• Issue the above iptables command and then use iptables-save and iptables-restore to save and restore the firewall state respectively. The iptables-restore command can be included in the scripts that being up the network interface or in something like /etc/rc.local.
  • Do as I did and write a script that can be run via sudo that dynamically adds and removes the rule to a running IPTables setup.

I called the IPTables script block-wine and this was its contents:

#!/bin/sh

PATH=/usr/local/bin:/bin:/usr/bin:/sbin:/usr/sbin:/opt/tools/bin
export PATH

if test "$#" -ne 1 -o \( "$1" != "enable" -a "$1" != "disable" \)
then
    echo "usage: block-wine enable|disable" >&2
    exit 1
fi

iptables -nL | fgrep -q 'owner GID match 1100'
if test "$?" -eq 0
then
    blocked=1
else
    blocked=
fi

if test "$1" = "enable"
then

    # Add the winenet blocking firewall rule if necessary.

    if test -n "$blocked"
    then
        echo "Already restricted."
    else
        echo "Adding winenet network restriction..."
        iptables -I OUTPUT -m owner --gid-owner winenet ! -d 127.0.0.0/16 -j REJECT
    fi

else

    # Delete the winenet blocking firewall rule if necessary.

    if test -n "$blocked"
    then
        echo "Removing winenet network restriction..."
        iptables -D OUTPUT -m owner --gid-owner winenet ! -d 127.0.0.0/16 -j REJECT
    else
        echo "Already unrestricted."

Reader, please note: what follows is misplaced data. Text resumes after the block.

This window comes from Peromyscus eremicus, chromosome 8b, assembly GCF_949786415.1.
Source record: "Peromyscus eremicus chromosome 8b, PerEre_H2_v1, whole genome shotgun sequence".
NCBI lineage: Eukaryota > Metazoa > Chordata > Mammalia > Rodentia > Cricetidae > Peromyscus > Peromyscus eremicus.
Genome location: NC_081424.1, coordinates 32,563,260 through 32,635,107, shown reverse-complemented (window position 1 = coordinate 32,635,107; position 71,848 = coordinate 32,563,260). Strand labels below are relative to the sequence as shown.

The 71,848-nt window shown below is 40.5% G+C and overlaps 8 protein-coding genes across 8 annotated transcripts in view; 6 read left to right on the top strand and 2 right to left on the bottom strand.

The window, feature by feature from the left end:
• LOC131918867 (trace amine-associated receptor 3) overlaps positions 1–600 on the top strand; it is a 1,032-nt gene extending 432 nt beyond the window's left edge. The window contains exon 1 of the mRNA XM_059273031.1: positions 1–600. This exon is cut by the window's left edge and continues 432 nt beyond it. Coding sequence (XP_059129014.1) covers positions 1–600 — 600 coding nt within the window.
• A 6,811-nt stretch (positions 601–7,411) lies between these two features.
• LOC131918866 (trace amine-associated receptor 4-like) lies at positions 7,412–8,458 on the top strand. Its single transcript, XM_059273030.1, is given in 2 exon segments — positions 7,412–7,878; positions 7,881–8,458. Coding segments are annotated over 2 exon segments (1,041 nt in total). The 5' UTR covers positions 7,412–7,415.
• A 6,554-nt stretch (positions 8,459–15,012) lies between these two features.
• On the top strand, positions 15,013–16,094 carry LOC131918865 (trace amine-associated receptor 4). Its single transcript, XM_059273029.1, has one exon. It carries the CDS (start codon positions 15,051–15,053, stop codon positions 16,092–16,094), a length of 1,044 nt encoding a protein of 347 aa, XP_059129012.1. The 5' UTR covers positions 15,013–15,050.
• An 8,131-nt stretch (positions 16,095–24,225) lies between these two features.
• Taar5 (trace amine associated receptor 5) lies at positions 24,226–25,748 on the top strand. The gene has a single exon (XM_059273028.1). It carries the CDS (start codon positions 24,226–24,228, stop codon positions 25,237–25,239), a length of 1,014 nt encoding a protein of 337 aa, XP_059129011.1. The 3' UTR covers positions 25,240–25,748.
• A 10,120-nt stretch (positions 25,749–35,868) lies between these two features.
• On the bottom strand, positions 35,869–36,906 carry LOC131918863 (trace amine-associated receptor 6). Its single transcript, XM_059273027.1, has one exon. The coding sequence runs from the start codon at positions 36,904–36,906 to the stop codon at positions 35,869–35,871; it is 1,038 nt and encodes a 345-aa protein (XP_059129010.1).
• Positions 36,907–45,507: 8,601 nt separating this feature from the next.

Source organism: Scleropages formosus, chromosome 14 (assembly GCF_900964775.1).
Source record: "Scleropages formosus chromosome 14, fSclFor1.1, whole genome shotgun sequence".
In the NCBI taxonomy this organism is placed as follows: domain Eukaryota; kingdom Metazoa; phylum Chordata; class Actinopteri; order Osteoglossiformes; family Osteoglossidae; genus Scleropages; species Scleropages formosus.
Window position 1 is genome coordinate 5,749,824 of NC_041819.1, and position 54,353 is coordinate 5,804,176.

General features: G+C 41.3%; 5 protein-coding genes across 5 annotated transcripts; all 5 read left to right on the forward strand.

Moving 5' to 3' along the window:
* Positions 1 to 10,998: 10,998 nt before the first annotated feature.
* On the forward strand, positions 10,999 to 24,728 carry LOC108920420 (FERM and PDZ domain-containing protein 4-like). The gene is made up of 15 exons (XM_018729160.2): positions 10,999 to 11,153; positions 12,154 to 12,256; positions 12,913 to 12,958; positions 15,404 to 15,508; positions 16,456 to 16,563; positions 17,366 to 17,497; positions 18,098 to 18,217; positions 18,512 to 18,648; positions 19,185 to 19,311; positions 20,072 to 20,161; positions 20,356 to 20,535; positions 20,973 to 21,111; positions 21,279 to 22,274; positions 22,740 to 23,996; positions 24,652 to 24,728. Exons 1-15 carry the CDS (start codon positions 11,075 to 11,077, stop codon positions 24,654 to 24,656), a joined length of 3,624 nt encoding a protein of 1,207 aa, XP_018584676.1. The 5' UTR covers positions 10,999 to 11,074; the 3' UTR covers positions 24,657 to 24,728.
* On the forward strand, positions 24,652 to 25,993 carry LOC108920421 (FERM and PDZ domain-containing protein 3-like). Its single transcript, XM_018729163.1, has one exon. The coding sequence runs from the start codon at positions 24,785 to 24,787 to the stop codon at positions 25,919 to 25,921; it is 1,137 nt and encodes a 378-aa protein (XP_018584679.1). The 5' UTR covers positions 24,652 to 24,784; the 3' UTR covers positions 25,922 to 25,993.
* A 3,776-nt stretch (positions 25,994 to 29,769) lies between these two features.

fi

fi

exit 0

Remember to change the code at line 12 to match the group id that you used for the winenet group.

I then wrote a script that starts Photoshop, called photoshop:

    #!/bin/sh
    
    # Switch the script to the winenet group.
    
    if test "$1" != "change-group"
    then
        exec sg winenet -c "$0 change-group"
    fi
    exec > /tmp/photoshop$$.log 2>&1
    sudo block-wine enable
    ps -eo comm= | grep -q '^[B]ridge.exe$'
    if test "$?" -ne 0
    then
        echo "Starting Bridge..."
        wine $HOME/.wine/drive_c/Program\ Files/Adobe/Adobe\ Bridge\ CS5/Bridge.exe &
        sleep 5
    fi
    wine .wine/drive_c/Program\ Files/Adobe/Adobe\ Photoshop\ CS5/Photoshop.exe &
    
    exit 0
    

All files created by Photoshop have a group ownership of winenet. However since the login user is an honorary member of that group, they can reset the group ownership back to that of the user’s primary group by using chgrp directly, i.e. there’s no need to do this as root.

Fixing The Wine Defects

Unfortunately there are a number of defects with the version of Wine that ships with Ubuntu 14.04 LTS (Wine version 1.6). They are:

  • Bug #29871 – This manifests itself as the brush tool not drawing properly by just making a dot or splodge on the image instead of the wavy line that you drew. The source code patch can be got from here.
  • Bug #18517 – This manifests itself as the last tooltip that’s displayed won’t disappear. The source code patch can be got from here.

In order to apply these patches, you need to download the source code for Wine and recompile it. Don’t be scared! On Ubuntu this couldn’t be much easier. If you don’t want to contaminate your system with the extra packages needed to recompile Wine then you can always do it inside a virtual machine, on a scratch system or simply remove the packages afterwards with apt-get purge.

I first made sure that I had installed the software needed to recompile Wine:

    sudo apt-get build-dep wine
    sudo apt-get install fakeroot
    sudo apt-get clean
    

Then I got the source code for Wine, patched it and compiled it into a new Debian package (this can all be done as an ordinary user):

    cd ~
    apt-get source wine
    cd wine1.6-1.6.2/cd dlls/user32
    vi input.c
    cd ../comctl32
    vi tooltips.c
    cd ~/wine1.6-1.6.2
    dpkg-buildpackage -rfakeroot -uc -b